Focus. Just another buzzword? No!
The fact is, clarity of purpose in any endeavor is always more efficient and rewarding than an unfocussed approach, be it in massage or life in general. Having focus means getting what you want—not settling for whatever comes along or for that which seems most expedient at the time. Unfortunately, massage is a vast industry which, unlike most other professions, virtually defies all attempts at career focus. Until now, that is.
If you have just started your training in massage you stand to reap the most benefit from these principles. This is because you haven't already spent any of your valuable time and money learning techniques or investing in business opportunities that don't meet your career focus. If you are already a practicing therapist, we assume you are reading this because your career locomotive has jumped its track. In your case, these principles will help you to get your career locomotive back on track toward a practice which is not only enjoyable but also rewarding. If you are a school or clinic administrator, these principles will give you greater insight into what courses to offer or therapists to hire.
However, before we let you rush onward to figure out your exact massage career focus, we need to explain a few things. First, we want to explain the situation and reasoning which lead to the development of these principles. Why is this? you ask. It's just that solutions are always better appreciated when one understands the full extent of the problems and circumstances which lead to the solution. Second, we will explain the benefits of these career focus principles. And third, we will give you some insight into the layout of this workbook and some tips on how to get the most out of it.
Twenty years ago, while writing the script for a ten-minute promotional video on massage therapy, we tried to answer this seemingly innocuous question: What is massage and why is it valuable? Our intuitive response was: Massage therapy is the manipulation of muscles and soft tissues and it is valuable because it makes people feel better. But that answer just didn't seem to do the profession any justice. What kind of touch was it? How did it make people feel better?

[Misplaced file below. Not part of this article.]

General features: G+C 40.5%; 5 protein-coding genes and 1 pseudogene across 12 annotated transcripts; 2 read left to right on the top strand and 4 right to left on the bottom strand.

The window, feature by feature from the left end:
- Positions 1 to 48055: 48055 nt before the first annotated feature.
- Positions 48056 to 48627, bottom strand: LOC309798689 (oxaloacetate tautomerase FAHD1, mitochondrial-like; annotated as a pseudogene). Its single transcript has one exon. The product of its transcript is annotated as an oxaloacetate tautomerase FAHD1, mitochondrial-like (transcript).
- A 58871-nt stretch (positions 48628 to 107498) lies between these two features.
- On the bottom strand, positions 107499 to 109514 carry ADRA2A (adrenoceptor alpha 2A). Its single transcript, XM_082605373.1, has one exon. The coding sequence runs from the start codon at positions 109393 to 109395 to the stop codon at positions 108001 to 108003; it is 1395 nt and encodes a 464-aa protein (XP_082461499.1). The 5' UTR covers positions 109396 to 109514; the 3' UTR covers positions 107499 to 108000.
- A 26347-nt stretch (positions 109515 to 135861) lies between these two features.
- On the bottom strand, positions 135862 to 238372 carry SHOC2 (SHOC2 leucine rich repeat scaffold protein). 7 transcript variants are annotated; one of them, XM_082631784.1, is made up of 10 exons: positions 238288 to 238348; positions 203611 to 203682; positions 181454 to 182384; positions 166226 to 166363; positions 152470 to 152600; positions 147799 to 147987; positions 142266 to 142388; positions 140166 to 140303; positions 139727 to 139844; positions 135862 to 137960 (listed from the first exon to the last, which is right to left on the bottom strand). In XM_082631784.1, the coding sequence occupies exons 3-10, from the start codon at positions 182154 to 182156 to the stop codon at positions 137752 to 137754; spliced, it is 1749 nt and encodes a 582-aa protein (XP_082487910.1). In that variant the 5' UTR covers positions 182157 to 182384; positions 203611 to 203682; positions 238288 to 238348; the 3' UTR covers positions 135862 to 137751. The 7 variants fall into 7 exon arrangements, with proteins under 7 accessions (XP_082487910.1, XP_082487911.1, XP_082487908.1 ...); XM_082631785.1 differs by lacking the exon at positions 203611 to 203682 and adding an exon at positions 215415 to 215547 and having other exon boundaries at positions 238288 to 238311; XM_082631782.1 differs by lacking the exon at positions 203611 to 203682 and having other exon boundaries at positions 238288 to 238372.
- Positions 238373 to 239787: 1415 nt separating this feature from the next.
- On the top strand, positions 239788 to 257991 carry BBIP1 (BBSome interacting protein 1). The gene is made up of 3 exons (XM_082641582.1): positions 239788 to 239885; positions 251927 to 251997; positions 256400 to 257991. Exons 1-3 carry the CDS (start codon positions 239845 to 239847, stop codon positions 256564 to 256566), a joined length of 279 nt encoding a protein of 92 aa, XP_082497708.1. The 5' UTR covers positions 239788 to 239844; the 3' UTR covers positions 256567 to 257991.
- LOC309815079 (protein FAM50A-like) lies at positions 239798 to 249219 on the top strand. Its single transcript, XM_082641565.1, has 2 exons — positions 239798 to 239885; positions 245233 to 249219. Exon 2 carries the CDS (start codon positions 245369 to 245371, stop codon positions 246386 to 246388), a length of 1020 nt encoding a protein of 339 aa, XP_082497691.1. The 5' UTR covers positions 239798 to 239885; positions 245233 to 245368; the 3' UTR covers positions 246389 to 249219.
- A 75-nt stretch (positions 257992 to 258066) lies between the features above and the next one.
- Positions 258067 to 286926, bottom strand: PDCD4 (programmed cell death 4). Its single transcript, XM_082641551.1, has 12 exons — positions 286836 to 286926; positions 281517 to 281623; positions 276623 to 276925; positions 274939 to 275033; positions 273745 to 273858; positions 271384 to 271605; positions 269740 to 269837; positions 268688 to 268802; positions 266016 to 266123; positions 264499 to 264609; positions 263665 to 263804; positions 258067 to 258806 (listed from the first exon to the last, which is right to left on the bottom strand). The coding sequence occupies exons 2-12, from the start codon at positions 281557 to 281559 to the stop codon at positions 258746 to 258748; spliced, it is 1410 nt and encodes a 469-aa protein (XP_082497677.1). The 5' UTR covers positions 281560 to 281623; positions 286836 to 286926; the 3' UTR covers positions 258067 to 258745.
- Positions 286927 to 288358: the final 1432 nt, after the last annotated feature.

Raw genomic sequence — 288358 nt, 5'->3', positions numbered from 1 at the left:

We pondered these questions awhile and came up with dozens of possible answers. We realized the answer to What is massage and why is it valuable? depended upon many things. It depended on the individual therapist, his or her training and objectives, the nature of the practice, and the needs of the clients. We also realized, given the terminology extant at the time, that no two therapists described massage or its value in the same way. We knew right then we were in trouble; we couldn't possibly explain all these answers in a ten-minute video.
In the end, we limited the video's scope to educating the public about common, everyday activities which could lead to muscle and soft tissue complaints. We then simply added the assertion that massage was uniquely suited to relieving such complaints. This approach, although not our original one, deftly skirted the entire issue of defining the nature of massage. But we weren't ones to skirt an issue, especially when it came to something as important to us as massage. We resolved to do more intellectual ruminating starting with why the public should value massage.